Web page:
Fig. 1: Self-supporting 11B target with thickness 57 mg/cm2.
(Credit: INFN-LNS)
Self-supporting deuterated polyethylene with thickness 248 mg/cm2
Fig. 2: Self-supporting deuterated polyethylene with thickness 248 mg/cm2.
(Credit: INFN-LNS)

In cases where it is impossible to obtain self-supporting targets, the material is evaporated directly onto a suitable support material such as, for example, a thin film of carbon (fig. 3), gold or aluminum (fig. 4).

LiF targets on carbon backing
Fig. 3: LiF targets on carbon backing.
(Credit: INFN-LNS)
Beam viewer of BaF2 on aluminum
Fig. 4: Beam viewer of BaF2 on aluminum.
(Credit: INFN-LNS)

In the case of metal targets with thicknesses greater than 1 µm, cold lamination is used [Tho75]. The metal foil is progressively thinned with a cold rolling mill (fig. 5) in a sandwich process between two hardened stainless steel plates until it reaches the desired thickness (fig.6).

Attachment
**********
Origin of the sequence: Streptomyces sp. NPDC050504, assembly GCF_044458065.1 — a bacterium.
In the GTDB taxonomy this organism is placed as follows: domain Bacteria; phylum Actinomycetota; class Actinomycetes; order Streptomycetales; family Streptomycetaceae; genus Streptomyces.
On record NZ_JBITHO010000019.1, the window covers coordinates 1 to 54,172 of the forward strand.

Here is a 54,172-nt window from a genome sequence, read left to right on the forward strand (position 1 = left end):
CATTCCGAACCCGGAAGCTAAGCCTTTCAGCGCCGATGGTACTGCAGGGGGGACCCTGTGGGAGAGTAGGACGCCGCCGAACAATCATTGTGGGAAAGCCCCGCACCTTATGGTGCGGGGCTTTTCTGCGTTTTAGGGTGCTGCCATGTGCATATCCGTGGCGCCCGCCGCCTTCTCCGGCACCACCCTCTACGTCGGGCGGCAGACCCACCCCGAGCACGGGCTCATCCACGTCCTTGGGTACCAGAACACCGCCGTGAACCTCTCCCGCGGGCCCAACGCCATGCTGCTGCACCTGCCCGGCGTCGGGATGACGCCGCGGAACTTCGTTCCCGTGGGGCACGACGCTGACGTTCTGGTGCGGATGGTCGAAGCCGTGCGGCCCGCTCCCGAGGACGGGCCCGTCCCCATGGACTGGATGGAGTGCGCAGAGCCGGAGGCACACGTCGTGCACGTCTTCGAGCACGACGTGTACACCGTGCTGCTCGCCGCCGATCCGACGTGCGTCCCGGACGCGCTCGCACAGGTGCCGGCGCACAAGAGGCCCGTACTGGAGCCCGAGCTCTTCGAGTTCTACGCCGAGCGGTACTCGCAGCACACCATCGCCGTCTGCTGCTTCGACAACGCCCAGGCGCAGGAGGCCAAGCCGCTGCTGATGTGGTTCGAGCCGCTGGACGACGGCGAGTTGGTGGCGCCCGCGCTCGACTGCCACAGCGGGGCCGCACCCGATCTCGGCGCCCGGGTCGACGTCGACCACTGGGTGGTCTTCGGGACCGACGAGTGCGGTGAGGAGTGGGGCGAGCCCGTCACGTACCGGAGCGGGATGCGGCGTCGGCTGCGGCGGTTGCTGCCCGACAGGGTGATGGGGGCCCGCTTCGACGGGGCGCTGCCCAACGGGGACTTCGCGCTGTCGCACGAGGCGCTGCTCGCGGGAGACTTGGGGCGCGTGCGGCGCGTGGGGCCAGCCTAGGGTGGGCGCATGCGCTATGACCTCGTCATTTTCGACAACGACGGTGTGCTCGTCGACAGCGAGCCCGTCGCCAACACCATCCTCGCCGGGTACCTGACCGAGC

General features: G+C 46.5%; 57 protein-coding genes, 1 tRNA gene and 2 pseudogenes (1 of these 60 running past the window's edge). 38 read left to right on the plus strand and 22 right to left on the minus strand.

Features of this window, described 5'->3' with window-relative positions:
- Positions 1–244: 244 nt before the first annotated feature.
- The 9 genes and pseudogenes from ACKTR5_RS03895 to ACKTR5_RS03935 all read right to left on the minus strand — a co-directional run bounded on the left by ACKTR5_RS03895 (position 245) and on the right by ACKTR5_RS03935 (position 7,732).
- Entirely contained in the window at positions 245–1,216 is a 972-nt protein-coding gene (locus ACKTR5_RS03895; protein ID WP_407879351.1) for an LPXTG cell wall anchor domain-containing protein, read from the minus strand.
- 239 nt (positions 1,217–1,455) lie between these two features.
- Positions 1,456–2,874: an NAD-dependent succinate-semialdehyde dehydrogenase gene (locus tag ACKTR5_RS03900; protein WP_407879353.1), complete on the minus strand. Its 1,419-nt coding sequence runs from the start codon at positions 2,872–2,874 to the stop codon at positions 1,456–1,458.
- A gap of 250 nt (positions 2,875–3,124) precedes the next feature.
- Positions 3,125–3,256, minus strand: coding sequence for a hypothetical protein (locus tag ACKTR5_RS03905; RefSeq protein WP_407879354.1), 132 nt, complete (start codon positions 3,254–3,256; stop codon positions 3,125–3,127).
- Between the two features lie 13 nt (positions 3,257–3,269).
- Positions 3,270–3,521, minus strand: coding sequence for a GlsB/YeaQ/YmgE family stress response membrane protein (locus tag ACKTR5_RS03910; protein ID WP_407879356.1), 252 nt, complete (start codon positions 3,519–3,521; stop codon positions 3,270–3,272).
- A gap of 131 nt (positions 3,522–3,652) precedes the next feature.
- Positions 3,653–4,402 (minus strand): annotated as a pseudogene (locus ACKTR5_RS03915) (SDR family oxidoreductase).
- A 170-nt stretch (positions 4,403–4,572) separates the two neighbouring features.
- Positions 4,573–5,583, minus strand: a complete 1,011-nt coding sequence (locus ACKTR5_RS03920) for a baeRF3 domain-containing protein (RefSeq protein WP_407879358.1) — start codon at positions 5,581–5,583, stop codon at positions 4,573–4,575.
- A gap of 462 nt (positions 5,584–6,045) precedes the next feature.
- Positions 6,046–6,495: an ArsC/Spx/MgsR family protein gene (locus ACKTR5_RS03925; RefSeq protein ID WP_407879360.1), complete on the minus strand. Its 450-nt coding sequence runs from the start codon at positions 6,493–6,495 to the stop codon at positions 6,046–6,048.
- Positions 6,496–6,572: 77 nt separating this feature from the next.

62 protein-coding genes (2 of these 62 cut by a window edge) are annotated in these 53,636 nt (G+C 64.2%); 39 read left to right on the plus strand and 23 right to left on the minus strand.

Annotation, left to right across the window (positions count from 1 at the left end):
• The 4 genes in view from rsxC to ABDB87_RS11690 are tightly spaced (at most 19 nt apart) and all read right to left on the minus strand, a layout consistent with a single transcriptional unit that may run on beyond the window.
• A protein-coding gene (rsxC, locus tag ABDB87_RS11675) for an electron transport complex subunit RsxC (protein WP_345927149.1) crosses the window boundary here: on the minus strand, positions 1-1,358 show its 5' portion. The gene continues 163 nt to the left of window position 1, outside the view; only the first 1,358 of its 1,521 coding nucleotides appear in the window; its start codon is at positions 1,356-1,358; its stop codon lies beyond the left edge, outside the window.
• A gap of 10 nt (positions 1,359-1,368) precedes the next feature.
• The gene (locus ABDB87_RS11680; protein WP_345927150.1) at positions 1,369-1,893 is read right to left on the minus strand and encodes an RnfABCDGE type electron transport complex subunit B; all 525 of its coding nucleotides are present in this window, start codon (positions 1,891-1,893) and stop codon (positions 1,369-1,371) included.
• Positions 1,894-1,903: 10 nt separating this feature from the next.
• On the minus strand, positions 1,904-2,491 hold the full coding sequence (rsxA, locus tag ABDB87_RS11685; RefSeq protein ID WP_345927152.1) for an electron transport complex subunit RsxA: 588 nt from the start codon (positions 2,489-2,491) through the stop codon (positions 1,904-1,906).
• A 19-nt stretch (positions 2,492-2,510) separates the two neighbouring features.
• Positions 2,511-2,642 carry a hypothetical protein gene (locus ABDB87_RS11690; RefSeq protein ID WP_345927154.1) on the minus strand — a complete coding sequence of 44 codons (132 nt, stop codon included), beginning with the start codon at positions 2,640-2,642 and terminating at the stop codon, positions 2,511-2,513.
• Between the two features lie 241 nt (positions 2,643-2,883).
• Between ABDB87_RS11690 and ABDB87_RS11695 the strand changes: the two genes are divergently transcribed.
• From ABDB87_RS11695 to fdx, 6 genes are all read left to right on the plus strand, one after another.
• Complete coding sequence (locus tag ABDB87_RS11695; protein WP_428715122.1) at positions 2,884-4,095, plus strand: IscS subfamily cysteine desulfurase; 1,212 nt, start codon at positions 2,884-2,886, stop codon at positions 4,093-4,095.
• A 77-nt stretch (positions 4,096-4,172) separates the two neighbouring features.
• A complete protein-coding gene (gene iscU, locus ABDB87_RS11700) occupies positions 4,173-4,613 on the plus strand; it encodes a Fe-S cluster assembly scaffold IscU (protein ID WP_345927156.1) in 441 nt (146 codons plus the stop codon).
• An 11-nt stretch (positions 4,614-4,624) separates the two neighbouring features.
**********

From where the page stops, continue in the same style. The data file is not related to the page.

Rolling mill
Fig. 5: Rolling mill.
(Credit: INFN-LNS)
54Fe disks, 10mm thick, obtained via cold rolling
Fig. 6: 54Fe disks of 10µm thickness, obtained via cold rolling.
(Credit: INFN-LNS)

During the realization of the prototype the natural material is used, not enriched.

Phase 2: Finding the material. Having developed the procedure for the realization of the targets, we take care of the purchase of the isotope of the required chemical element. The material to be used for making the film must have the highest possible chemical purity, higher than 99.99 %, to prevent interference from unwanted elements in the target. Furthermore, it must satisfy the condition of higher isotopic purity. In this context we refer to the relationship between the isotope of interest and the other isotopes of the same element. Today the availability of isotopes is severely limited due to the small number of producers. In some cases, a compromise must be found between the high cost of the necessary isotope and the percentage of enrichment that can be found on the market.